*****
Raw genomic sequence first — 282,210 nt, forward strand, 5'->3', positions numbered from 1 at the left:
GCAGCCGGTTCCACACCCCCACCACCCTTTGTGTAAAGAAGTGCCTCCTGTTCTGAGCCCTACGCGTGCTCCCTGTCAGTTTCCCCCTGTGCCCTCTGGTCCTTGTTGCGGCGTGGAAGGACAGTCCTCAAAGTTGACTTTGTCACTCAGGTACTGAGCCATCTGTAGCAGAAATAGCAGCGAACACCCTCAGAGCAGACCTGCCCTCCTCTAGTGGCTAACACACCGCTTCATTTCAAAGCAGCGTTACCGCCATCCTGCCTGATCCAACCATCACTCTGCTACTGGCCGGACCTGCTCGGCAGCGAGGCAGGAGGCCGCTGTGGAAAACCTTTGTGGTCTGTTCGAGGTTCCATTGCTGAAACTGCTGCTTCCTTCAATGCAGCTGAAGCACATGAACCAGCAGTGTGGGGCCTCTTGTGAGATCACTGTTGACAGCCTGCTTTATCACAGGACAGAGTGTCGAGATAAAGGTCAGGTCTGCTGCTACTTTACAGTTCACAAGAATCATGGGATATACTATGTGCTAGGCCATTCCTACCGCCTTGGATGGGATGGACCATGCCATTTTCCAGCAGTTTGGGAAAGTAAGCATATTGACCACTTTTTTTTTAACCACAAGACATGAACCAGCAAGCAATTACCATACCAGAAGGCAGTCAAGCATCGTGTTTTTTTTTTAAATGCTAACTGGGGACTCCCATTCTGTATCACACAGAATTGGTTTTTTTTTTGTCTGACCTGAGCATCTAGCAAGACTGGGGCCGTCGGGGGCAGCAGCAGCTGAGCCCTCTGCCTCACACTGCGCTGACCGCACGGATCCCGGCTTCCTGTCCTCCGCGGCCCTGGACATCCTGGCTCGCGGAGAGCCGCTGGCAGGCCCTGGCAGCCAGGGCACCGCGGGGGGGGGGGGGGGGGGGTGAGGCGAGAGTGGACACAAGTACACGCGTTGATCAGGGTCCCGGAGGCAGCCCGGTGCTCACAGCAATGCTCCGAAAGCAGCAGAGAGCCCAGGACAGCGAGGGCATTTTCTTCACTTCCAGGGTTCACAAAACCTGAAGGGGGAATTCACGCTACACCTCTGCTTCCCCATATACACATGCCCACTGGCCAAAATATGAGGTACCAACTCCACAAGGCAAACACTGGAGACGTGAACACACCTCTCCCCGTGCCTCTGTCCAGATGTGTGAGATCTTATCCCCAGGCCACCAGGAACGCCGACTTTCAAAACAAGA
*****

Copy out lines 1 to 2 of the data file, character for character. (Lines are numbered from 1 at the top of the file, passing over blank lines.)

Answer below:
Raw genomic sequence first — 282,210 nt, forward strand, 5'->3', positions numbered from 1 at the left:
GCAGCCGGTTCCACACCCCCACCACCCTTTGTGTAAAGAAGTGCCTCCTGTTCTGAGCCCTACGCGTGCTCCCTGTCAGTTTCCCCCTGTGCCCTCTGGTCCTTGTTGCGGCGTGGAAGGACAGTCCTCAAAGTTGACTTTGTCACTCAGGTACTGAGCCATCTGTAGCAGAAATAGCAGCGAACACCCTCAGAGCAGACCTGCCCTCCTCTAGTGGCTAACACACCGCTTCATTTCAAAGCAGCGTTACCGCCATCCTGCCTGATCCAACCATCACTCTGCTACTGGCCGGACCTGCTCGGCAGCGAGGCAGGAGGCCGCTGTGGAAAACCTTTGTGGTCTGTTCGAGGTTCCATTGCTGAAACTGCTGCTTCCTTCAATGCAGCTGAAGCACATGAACCAGCAGTGTGGGGCCTCTTGTGAGATCACTGTTGACAGCCTGCTTTATCACAGGACAGAGTGTCGAGATAAAGGTCAGGTCTGCTGCTACTTTACAGTTCACAAGAATCATGGGATATACTATGTGCTAGGCCATTCCTACCGCCTTGGATGGGATGGACCATGCCATTTTCCAGCAGTTTGGGAAAGTAAGCATATTGACCACTTTTTTTTTAACCACAAGACATGAACCAGCAAGCAATTACCATACCAGAAGGCAGTCAAGCATCGTGTTTTTTTTTTAAATGCTAACTGGGGACTCCCATTCTGTATCACACAGAATTGGTTTTTTTTTTGTCTGACCTGAGCATCTAGCAAGACTGGGGCCGTCGGGGGCAGCAGCAGCTGAGCCCTCTGCCTCACACTGCGCTGACCGCACGGATCCCGGCTTCCTGTCCTCCGCGGCCCTGGACATCCTGGCTCGCGGAGAGCCGCTGGCAGGCCCTGGCAGCCAGGGCACCGCGGGGGGGGGGGGGGGGGGGTGAGGCGAGAGTGGACACAAGTACACGCGTTGATCAGGGTCCCGGAGGCAGCCCGGTGCTCACAGCAATGCTCCGAAAGCAGCAGAGAGCCCAGGACAGCGAGGGCATTTTCTTCACTTCCAGGGTTCACAAAACCTGAAGGGGGAATTCACGCTACACCTCTGCTTCCCCATATACACATGCCCACTGGCCAAAATATGAGGTACCAACTCCACAAGGCAAACACTGGAGACGTGAACACACCTCTCCCCGTGCCTCTGTCCAGATGTGTGAGATCTTATCCCCAGGCCACCAGGAACGCCGACTTTCAAAACAAGA